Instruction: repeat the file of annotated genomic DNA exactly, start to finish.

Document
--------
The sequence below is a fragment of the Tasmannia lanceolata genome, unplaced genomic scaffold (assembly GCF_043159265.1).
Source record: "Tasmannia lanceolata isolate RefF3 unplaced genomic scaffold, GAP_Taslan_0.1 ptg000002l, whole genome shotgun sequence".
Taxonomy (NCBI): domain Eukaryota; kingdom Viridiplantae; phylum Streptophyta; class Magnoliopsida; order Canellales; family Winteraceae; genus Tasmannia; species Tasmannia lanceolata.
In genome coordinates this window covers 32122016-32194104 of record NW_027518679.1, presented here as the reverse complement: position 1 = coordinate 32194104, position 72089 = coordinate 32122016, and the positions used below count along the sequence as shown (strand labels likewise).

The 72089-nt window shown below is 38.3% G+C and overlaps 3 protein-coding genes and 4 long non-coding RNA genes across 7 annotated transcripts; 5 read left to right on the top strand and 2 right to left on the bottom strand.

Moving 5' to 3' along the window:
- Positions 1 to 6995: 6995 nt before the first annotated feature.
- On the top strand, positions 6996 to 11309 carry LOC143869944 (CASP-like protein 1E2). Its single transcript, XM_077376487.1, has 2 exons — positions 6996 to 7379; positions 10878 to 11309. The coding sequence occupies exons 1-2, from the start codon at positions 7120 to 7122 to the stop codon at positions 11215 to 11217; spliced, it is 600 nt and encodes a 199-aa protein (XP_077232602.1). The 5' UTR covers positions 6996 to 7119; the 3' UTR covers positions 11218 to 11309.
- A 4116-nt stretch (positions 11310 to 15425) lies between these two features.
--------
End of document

The sequence below is a fragment of the Tasmannia lanceolata genome, unplaced genomic scaffold (assembly GCF_043159265.1).
Source record: "Tasmannia lanceolata isolate RefF3 unplaced genomic scaffold, GAP_Taslan_0.1 ptg000002l, whole genome shotgun sequence".
Taxonomy (NCBI): domain Eukaryota; kingdom Viridiplantae; phylum Streptophyta; class Magnoliopsida; order Canellales; family Winteraceae; genus Tasmannia; species Tasmannia lanceolata.
In genome coordinates this window covers 32122016-32194104 of record NW_027518679.1, presented here as the reverse complement: position 1 = coordinate 32194104, position 72089 = coordinate 32122016, and the positions used below count along the sequence as shown (strand labels likewise).

The 72089-nt window shown below is 38.3% G+C and overlaps 3 protein-coding genes and 4 long non-coding RNA genes across 7 annotated transcripts; 5 read left to right on the top strand and 2 right to left on the bottom strand.

Moving 5' to 3' along the window:
- Positions 1 to 6995: 6995 nt before the first annotated feature.
- On the top strand, positions 6996 to 11309 carry LOC143869944 (CASP-like protein 1E2). Its single transcript, XM_077376487.1, has 2 exons — positions 6996 to 7379; positions 10878 to 11309. The coding sequence occupies exons 1-2, from the start codon at positions 7120 to 7122 to the stop codon at positions 11215 to 11217; spliced, it is 600 nt and encodes a 199-aa protein (XP_077232602.1). The 5' UTR covers positions 6996 to 7119; the 3' UTR covers positions 11218 to 11309.
- A 4116-nt stretch (positions 11310 to 15425) lies between these two features.